Law Imposing Lifetime Hiring Ban on Ex-Offenders Struck Down
Tim McCarthy on 2/23/2016
In Peake v. Commonwealth, No. 216 M.D. 2015, 2015 Pa. Commw. LEXIS 585 (Pa. Commw. Ct. Dec. 30, 2015), the Commonwealth Court overturned a Pennsylvania law prohibiting individuals who have ever been convicted of certain crimes from working as caregivers for elderly adults. At issue was the constitutionality of a portion of the Older Adults Protective Services Act (the "OAPSA") that prohibited anyone ever convicted of certain violent crimes from working with older adults in Act-covered facilities, but which allowed those who had been working in such a capacity for more than a year when the law was enacted to keep their jobs. The court determined that the distinction made in this "grandfather provision" bore no "real and substantial relationship" to the state´s interest in protecting the older adults.
OAPSA was enacted in 1987 "to provide for the detection and reduction, correction or elimination of abuse, neglect, exploitation and abandonment, and to establish a program of protective services for older adults in need of them." 35 P.S. §10225.102. Eventually OAPSA was amended to require that any individuals seeking employment in an Act-covered facility, along with anyone who had been so employed for less than two years, to submit to a criminal background check. Amendments enacted in 1997 expanded the scope of the ban, which now required applicants and employees who had been working for less than a year before the effective dates of the amendments to submit to a criminal background check. Those with convictions for certain violent crimes were barred from ever working in an Act-covered facility. However, the potential lifetime ban did not apply to employees who had been employed for a year or more when the law took effect.
The first constitutional challenge to OAPSA occurred in 2001, in Nixon v. Commonwealth, 789 A.2d 376 (Pa. Cmwlth. 2001). The Commonwealth Court determined that the Act was unconstitutional as to the individual petitioners in the case. The Pennsylvania Supreme Court affirmed, noting that the OAPSA´s employment ban was not rationally related to Pennsylvania´s claimed interest in protecting the elderly because the Act effectively prohibited employment to those who had been employed as caregivers for less than a year, while countless others with disqualifying convictions were grandfathered in. See Nixon v. Commonwealth, 839 A.2d 277 (Pa. 2003).
Thus, "[t]he Supreme Court [in Nixon] concluded that there was no rational basis for treating the latter group as capable of rehabilitating themselves and the former group as not capable of rehabilitation." Peake, slip op. at 11. An order was entered in Nixon requiring the individual petitioners in the case to be allowed to seek employment in Act-covered facilities.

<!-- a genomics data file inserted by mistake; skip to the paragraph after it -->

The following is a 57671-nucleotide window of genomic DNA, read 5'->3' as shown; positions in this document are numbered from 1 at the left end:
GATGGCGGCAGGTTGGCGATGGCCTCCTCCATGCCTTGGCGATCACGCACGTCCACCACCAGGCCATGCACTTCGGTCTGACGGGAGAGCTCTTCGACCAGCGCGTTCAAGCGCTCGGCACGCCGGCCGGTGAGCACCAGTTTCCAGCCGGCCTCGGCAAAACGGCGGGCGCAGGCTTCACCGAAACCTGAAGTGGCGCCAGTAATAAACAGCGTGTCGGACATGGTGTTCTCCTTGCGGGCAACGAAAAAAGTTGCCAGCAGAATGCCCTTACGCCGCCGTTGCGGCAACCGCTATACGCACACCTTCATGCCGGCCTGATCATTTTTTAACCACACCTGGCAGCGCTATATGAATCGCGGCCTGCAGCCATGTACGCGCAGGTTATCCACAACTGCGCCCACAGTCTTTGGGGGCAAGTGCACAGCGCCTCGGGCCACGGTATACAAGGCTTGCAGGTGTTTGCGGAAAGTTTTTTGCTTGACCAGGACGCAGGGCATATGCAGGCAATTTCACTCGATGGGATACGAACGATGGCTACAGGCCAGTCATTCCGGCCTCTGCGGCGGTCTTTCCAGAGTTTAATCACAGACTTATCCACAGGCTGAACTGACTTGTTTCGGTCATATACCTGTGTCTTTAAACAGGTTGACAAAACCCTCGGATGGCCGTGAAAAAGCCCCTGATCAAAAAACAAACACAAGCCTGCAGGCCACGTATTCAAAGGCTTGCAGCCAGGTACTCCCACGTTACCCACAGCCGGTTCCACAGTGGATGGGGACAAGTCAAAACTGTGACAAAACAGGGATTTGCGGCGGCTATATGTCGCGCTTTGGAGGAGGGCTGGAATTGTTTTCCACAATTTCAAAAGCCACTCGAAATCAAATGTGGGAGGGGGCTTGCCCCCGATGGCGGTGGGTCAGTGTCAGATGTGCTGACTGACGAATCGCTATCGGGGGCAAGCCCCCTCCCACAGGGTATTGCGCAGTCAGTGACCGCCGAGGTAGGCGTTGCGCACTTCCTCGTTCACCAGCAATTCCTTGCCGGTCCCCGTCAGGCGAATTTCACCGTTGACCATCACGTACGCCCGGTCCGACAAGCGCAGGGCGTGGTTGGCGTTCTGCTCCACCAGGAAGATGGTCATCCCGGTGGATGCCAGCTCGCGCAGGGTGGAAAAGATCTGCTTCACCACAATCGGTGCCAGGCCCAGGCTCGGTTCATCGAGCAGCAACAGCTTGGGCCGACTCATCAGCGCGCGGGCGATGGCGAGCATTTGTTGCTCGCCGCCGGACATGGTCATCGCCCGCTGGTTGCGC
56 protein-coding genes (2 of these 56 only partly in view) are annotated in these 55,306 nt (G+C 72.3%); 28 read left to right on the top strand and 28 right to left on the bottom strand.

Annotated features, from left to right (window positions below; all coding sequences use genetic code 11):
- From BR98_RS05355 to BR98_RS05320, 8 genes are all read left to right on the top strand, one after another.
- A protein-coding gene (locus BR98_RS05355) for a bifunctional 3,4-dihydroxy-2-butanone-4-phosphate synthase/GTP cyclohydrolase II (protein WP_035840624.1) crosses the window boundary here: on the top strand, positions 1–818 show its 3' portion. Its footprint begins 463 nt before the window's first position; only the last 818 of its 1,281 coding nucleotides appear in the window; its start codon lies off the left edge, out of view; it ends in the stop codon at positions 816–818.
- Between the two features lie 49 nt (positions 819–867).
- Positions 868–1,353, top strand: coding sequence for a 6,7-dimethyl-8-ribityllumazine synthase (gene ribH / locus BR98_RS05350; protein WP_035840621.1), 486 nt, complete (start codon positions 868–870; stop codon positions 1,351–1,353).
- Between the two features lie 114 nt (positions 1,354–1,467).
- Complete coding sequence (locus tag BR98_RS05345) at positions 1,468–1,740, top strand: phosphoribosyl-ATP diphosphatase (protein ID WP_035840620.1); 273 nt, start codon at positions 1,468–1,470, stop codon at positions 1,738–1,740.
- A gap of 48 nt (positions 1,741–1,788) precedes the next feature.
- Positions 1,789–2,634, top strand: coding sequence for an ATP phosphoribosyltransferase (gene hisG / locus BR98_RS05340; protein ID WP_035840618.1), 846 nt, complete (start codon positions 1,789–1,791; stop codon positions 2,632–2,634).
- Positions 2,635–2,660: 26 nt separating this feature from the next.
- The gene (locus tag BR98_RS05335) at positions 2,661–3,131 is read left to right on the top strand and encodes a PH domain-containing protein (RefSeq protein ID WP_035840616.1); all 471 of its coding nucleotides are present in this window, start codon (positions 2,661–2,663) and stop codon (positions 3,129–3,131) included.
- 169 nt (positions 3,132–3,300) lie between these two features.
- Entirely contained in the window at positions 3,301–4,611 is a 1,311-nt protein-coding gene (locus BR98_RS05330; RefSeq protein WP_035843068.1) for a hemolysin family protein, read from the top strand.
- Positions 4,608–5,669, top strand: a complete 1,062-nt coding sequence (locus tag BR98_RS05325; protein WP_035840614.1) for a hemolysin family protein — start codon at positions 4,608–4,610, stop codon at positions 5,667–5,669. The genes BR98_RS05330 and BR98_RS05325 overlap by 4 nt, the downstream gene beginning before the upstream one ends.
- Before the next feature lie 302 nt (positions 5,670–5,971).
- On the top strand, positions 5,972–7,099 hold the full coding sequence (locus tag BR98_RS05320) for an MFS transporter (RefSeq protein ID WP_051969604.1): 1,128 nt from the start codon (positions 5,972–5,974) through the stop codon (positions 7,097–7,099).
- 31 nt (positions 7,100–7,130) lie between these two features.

Following the Nixon decision, an Interim Policy was adopted by the Pennsylvania Department of Aging. This policy was to be effective until legislative action was taken to amend OAPSA and in relevant part, permits Act-covered facilities to make hiring decisions on a case-by-case basis. However, the Act's criminal history provisions have remained unchanged since 2003 when Nixon was decided.
In Peake, the six petitioners include five individuals who have convictions for crimes that disqualify them from obtaining work in Act-covered facilities, but are otherwise qualified for the positions. The sixth petitioner is a non-profit social service provider that operates Act-covered facilities and alleged that the lifetime ban forced it to refuse employment to qualified candidates. What differentiates this case from Nixon is that a significant issue in Peake is a facial challenge to the constitutionality of OAPSA, in addition to the Petitioners' argument that the law was unconstitutional as applied to them.
The Court determined that OAPSA violated the Petitioners' right to due process, as guaranteed by Article I of the Pennsylvania Constitution. Specifically, the law was deemed unconstitutional because the lifetime employment ban applied only to individuals not employed in a covered facility for at least one year from the effective date of the 1997 Amendments. The Court noted that the law contained "no provision of any other factor, such as the nature of the crime, the facts surrounding the conviction, the time elapsed since the conviction, evidence of the individual's rehabilitation, and the nature and requirements of the job." The Court also determined that the Act impermissibly created an "irrebuttable presumption of unfitness for employment" by imposing the lifetime ban. Notably, however, OAPSA also contains an employment ban for individuals convicted of less serious crimes within the last 10 years. This provision was not challenged in Peake.
Moving forward, Act-covered employers should be aware of the Peake decision and consider applicants on a case-by-case basis, rather than strictly apply OAPSA's employment ban provisions. Background check policies should also be reevaluated for compliance with Peake. The Pennsylvania Office of the Attorney General has not filed an appeal. A PDF of the decision is available here.
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